Saturday, July 14, 2007

Pentecost 6

One of my many good ideas that never quite work out in practice is reading the newspaper.  I guess the original idea was to stay informed, keep up with current events and be able to have an intelligent opinion about the big issues – the reality for me, at any rate, is that I hardly ever actually manage to read very much of it.  I generally do a quick flip through, looking at the headlines and maybe reading the first few sentences of each article, though the one page I always read word for word is the Letters to the Editor which are generally pithy and to-the-point enough for me to get through in one sitting – is it just me, or does anyone else find that reading the daily crises and conflicts of the world – far from making you actually feel on top of things can actually make you feel helpless to do anything that makes any sort of difference?  That it’s all too much, the problems that just keep going round and round, the world leaders that seem to move in different orbits to the rest of us, the clash of ideologies that seems at the same time remote from our daily lives but close enough to feed our anxiety?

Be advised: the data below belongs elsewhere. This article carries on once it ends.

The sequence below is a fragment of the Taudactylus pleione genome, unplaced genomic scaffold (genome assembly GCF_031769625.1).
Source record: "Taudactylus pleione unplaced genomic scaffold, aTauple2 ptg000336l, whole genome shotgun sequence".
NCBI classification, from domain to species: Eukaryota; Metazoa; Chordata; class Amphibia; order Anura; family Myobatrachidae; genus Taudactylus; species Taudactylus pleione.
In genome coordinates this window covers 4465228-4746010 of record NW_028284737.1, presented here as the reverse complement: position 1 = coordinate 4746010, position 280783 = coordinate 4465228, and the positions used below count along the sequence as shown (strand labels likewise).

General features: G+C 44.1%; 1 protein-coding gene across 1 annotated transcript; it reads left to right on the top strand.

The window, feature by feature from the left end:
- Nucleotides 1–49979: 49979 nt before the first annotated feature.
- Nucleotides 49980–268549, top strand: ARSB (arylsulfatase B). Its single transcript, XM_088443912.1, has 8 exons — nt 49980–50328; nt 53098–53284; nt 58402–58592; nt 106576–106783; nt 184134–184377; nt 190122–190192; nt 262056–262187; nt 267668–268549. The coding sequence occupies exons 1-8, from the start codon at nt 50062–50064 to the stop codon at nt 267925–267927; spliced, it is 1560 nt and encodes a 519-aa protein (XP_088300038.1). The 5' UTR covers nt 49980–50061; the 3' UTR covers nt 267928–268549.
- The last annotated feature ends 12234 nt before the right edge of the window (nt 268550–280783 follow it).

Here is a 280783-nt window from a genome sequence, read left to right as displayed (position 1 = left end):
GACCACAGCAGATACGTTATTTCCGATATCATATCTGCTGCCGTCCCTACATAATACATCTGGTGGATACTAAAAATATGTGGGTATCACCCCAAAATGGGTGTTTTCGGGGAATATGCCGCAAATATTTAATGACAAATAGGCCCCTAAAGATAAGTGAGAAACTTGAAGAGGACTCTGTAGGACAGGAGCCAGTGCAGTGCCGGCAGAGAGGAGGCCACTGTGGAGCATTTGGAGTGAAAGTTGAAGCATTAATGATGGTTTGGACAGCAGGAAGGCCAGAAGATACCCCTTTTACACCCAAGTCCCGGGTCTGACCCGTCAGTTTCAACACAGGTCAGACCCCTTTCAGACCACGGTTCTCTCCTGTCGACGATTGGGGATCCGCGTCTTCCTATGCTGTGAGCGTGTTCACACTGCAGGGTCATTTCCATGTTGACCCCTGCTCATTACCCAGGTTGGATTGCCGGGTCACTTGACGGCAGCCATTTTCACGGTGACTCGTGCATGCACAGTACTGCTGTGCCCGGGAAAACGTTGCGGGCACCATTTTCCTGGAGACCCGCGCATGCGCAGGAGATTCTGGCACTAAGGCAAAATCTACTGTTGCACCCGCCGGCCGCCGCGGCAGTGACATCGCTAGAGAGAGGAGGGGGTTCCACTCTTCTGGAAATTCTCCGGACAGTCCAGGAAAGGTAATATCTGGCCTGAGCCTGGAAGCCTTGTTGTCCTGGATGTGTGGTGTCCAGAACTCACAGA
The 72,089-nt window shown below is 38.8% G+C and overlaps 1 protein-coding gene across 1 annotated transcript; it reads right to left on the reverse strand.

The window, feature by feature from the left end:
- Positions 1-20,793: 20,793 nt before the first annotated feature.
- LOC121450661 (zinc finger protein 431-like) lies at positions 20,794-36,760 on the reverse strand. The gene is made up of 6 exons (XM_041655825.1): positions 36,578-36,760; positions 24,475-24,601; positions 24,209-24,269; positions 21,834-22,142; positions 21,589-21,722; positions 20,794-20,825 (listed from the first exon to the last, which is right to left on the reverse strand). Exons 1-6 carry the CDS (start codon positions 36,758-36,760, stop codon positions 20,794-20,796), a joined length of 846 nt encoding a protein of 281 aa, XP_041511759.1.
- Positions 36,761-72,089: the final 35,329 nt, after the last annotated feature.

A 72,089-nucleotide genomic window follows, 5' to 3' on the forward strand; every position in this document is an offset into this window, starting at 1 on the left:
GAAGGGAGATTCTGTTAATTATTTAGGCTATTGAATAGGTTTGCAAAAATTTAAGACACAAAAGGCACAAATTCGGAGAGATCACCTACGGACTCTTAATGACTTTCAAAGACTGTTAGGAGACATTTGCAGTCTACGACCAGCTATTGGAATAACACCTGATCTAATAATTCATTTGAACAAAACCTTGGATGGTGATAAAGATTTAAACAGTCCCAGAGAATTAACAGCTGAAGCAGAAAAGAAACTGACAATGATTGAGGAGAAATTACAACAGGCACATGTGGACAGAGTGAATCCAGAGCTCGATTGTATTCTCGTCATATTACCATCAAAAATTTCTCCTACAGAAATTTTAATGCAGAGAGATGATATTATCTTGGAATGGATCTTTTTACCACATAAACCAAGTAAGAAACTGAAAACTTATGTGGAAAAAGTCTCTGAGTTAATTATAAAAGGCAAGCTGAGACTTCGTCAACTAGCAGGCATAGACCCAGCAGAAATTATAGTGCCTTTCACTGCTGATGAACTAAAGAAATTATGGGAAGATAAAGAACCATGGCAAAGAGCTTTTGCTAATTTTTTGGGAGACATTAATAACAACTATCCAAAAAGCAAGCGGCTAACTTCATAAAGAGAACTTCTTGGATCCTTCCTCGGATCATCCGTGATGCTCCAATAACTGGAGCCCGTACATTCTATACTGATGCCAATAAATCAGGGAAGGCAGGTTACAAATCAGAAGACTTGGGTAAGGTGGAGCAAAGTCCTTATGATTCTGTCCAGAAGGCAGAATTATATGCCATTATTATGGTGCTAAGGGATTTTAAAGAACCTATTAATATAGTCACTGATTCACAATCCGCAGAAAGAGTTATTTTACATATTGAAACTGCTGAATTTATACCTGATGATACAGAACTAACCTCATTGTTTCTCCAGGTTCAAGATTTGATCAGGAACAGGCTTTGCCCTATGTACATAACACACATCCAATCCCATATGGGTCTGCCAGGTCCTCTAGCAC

In our church life we call it mission – that catch-all word that sums up Christ’s commandment to us to actually make a difference in the world we live in - not a very ambitious agenda, is it?  Just renewing the planet, bringing hatred and injustice to an end, establishing God’s reign of love and peace.  Do you ever feel like it’s all too much?  Like you haven’t got a clue where you’re supposed to start?  That nothing you could do would really make any difference anyway?  That you’re not even sure whether it’s your job?